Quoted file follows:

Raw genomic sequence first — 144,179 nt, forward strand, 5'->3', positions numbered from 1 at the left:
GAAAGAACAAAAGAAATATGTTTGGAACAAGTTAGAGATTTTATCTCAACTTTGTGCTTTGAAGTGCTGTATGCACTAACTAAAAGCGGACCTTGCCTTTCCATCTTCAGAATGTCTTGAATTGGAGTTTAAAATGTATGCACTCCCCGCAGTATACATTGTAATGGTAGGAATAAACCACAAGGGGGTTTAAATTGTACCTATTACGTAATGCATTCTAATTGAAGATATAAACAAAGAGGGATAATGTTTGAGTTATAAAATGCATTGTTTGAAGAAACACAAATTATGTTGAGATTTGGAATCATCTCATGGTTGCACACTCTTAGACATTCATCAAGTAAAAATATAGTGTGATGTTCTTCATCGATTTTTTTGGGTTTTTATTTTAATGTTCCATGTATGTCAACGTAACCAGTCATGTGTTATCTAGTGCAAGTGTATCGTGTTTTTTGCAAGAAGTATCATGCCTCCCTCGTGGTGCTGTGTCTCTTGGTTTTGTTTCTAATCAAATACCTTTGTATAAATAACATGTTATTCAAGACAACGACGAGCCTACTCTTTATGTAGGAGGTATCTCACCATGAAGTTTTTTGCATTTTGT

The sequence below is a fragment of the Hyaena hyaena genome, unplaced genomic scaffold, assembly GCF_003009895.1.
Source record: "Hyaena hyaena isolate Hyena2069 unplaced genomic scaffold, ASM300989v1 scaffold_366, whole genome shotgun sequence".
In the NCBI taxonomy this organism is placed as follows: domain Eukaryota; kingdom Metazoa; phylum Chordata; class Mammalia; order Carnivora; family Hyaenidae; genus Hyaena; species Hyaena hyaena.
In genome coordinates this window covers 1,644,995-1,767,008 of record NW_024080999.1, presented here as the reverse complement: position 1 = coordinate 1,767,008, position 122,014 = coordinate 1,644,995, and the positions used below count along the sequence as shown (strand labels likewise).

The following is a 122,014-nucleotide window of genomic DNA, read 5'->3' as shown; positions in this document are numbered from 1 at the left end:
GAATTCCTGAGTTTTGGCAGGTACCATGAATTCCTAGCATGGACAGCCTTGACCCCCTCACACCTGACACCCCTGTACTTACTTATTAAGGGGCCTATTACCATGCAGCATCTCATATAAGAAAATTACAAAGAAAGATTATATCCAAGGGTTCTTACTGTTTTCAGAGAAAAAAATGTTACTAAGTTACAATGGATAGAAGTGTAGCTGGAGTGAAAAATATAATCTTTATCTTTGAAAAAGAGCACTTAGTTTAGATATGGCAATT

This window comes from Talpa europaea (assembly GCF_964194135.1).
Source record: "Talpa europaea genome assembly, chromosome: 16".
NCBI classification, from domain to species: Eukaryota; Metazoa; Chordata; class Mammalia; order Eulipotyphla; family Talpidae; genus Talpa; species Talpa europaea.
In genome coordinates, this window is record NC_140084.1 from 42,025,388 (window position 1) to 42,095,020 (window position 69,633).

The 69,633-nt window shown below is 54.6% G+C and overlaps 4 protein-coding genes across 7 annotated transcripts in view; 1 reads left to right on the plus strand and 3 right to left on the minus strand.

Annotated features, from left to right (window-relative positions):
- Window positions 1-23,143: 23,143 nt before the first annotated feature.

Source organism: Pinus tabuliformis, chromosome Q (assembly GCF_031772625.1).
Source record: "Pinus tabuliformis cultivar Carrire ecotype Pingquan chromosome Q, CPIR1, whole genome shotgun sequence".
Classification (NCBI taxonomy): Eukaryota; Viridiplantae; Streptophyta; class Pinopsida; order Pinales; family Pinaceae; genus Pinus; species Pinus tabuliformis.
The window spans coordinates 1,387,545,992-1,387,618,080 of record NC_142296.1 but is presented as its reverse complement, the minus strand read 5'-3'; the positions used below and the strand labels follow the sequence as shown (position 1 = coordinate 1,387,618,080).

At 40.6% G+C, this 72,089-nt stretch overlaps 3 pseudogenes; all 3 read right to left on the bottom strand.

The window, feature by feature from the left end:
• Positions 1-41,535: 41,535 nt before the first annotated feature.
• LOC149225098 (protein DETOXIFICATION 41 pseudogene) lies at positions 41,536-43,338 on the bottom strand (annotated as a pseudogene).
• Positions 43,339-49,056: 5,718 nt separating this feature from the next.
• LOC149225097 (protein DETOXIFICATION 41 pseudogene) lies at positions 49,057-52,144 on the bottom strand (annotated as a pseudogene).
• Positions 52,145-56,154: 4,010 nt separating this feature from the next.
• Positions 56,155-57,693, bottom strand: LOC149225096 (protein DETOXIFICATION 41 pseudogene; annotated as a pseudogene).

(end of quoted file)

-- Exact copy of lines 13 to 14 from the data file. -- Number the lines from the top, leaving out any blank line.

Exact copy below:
The 69,633-nt window shown below is 54.6% G+C and overlaps 4 protein-coding genes across 7 annotated transcripts in view; 1 reads left to right on the plus strand and 3 right to left on the minus strand.

Annotated features, from left to right (window-relative positions):